Frederick County citizens have fought diligently to stop the sale of Citizens Care and Rehabilitation Center and the Montevue Assisted Living facility. Not only are the financial implications not salient, the ethical consideration of selling the property is an affront to the manner in which the county received it as a land grant for the express purpose of helping the poor and the elderly. These are only two examples of the time and energy and talent invested by county residents to assess, in real terms, things that are of importance to our quality of life and fiscal health.

In each and every instance the citizens have substantiated their positions. And repeatedly, the Citizen CPI has been in opposition to the choices and actions of the present Board of County Commissioners.

Why haven’t the negative externalities that concern the majority of our citizens been taken into account within the scope of the governance of our county? (A negative externality is defined as the cost that affects a party or parties who did not choose to incur that cost.) This is a good question to ask, along with considering who benefits in the short term.

The Citizen GPI input on many issues has been extensive. The county does not benefit from the proposed sale of Citizens and Montevue, nor will we benefit from the construction of the incinerator, or the buildout of Monrovia Town Center as it has been planned, or funding education at the minimum allowed by state law. There may be a small contingent that will benefit, but the rest of us will feel the effects, and pay the bills. In other words, the current trajectory is to privatize the profits and foist most of the infrastructure costs and environmental fallout onto the citizens and taxpayers of the county.

And it is clear that is not going to change under the current leadership of Frederick County.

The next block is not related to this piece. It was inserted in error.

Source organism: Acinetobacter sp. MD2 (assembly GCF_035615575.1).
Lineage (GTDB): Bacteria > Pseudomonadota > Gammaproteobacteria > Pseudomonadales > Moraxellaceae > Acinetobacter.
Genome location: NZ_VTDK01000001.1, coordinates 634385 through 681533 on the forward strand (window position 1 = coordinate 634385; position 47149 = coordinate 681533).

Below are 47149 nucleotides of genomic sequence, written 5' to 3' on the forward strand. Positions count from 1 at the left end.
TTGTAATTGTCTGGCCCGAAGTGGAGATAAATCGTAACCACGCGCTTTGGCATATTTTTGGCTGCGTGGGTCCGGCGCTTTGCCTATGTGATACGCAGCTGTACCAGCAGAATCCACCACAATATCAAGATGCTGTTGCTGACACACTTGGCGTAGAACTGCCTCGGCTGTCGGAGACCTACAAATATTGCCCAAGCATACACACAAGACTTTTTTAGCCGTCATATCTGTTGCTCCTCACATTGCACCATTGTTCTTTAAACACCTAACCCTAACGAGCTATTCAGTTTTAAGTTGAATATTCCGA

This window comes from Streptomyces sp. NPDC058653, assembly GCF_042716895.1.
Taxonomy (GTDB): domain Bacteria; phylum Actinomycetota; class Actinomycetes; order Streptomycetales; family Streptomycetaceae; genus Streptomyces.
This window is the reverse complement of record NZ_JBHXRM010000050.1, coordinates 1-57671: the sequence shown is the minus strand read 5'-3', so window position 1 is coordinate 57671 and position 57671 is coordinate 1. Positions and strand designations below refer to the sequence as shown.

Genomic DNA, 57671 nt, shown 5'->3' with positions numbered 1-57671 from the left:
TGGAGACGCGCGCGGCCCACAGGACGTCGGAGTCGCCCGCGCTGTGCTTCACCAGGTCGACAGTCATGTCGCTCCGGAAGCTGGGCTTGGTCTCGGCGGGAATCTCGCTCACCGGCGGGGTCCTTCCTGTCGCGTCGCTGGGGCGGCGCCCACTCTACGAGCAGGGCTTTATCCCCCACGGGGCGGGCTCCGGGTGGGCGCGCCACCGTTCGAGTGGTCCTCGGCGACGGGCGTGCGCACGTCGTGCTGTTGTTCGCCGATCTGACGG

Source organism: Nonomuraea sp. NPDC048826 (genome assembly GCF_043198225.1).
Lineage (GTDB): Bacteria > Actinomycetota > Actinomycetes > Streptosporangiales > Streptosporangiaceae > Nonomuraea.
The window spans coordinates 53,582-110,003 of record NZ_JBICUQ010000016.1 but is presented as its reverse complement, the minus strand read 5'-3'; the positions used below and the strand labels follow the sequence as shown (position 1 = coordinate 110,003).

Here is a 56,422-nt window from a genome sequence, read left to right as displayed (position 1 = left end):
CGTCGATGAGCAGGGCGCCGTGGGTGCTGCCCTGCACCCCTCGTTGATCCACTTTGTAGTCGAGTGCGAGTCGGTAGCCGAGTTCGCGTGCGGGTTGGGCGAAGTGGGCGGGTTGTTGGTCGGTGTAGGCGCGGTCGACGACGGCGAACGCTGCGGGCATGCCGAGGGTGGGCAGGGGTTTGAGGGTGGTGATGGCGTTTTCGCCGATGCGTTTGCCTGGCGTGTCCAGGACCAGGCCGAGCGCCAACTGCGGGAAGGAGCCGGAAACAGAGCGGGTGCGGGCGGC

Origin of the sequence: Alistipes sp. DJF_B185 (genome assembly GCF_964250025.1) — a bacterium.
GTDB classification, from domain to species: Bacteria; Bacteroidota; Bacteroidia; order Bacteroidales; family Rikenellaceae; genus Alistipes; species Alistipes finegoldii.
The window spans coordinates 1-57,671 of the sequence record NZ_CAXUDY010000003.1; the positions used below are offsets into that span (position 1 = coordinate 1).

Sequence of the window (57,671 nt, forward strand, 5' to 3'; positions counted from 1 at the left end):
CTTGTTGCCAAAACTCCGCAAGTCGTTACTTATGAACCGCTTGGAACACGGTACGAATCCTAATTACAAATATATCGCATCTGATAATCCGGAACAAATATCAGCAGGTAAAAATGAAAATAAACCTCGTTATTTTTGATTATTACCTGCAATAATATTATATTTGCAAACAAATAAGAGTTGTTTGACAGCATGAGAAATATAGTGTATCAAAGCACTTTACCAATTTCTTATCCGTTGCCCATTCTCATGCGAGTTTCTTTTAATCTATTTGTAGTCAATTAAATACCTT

More Information

Maryland’s Genuine Progress Indicator
Wealth vs Well-Being: How Do We Measure Prosperity

Genuine Progress: Moving Beyond GDP
Genuine Progress: Moving Beyond GDP on Facebook
Genuine Progress on Twitter
Download the report Closing the Inequality Divide in Maryland, as a pdf file.

Washington Post
Why we should abolish the GDP
The ubiquitous measure obscures the true costs of growth.

June 5, 2014

How Maryland Is Envisioning An Economic Future Beyond GDP
June 19, 2013

Finding GDP alternatives to quantify ‘unpriceable’ prosperity
April 28, 2014

Center for the Advancement of the Steady State Economy
Center for the Advancement of the Steady State Economy on Facebook
Center for the Advancement of the Steady State Economy on Twitter
Column: GDP: The Infinite Planet Indicator

BEYOND GDP: New Measures for a New Economy
January 26, 2012

Download the full report as a pdf file here.


• GDP does not distinguish between spending on bad things and spending on good things. By this measurement, the BP oil spill in the Gulf of Mexico “positively” contributed to the economy just like the many good and services that people actually want or need.

• GDP doesn’t account for the distribution of growth. Our total national income has doubled over thirty years, and so has the share of national income going to the wealthiest households, but average households have seen little or no income gains. GDP doesn’t care if growth is captured by a few or widely shared.

•GDP doesn’t account for depletion of natural capital and ecosystem services. If all the fish in the sea are caught and sold next year, global GDP would see a big boost while the fishing industry itself would completely collapse.

• GDP doesn’t reflect things that have no market price but are good for our society, like volunteer work, parenting in the home, and public investments in education and research.


Click on the image to open a slightly larger version.